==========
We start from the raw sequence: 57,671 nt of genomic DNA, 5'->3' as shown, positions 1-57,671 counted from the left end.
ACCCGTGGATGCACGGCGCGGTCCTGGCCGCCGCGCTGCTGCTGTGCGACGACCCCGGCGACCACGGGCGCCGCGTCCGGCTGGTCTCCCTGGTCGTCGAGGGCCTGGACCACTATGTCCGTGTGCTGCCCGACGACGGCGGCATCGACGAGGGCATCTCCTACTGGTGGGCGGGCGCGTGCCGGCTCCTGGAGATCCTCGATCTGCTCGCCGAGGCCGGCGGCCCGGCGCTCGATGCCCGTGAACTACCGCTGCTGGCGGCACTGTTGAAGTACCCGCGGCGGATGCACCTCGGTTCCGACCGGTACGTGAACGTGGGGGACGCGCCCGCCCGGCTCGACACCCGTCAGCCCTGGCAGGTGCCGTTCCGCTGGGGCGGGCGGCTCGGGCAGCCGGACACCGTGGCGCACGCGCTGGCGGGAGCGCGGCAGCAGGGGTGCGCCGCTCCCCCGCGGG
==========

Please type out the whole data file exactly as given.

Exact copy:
We start from the raw sequence: 57,671 nt of genomic DNA, 5'->3' as shown, positions 1-57,671 counted from the left end.
ACCCGTGGATGCACGGCGCGGTCCTGGCCGCCGCGCTGCTGCTGTGCGACGACCCCGGCGACCACGGGCGCCGCGTCCGGCTGGTCTCCCTGGTCGTCGAGGGCCTGGACCACTATGTCCGTGTGCTGCCCGACGACGGCGGCATCGACGAGGGCATCTCCTACTGGTGGGCGGGCGCGTGCCGGCTCCTGGAGATCCTCGATCTGCTCGCCGAGGCCGGCGGCCCGGCGCTCGATGCCCGTGAACTACCGCTGCTGGCGGCACTGTTGAAGTACCCGCGGCGGATGCACCTCGGTTCCGACCGGTACGTGAACGTGGGGGACGCGCCCGCCCGGCTCGACACCCGTCAGCCCTGGCAGGTGCCGTTCCGCTGGGGCGGGCGGCTCGGGCAGCCGGACACCGTGGCGCACGCGCTGGCGGGAGCGCGGCAGCAGGGGTGCGCCGCTCCCCCGCGGG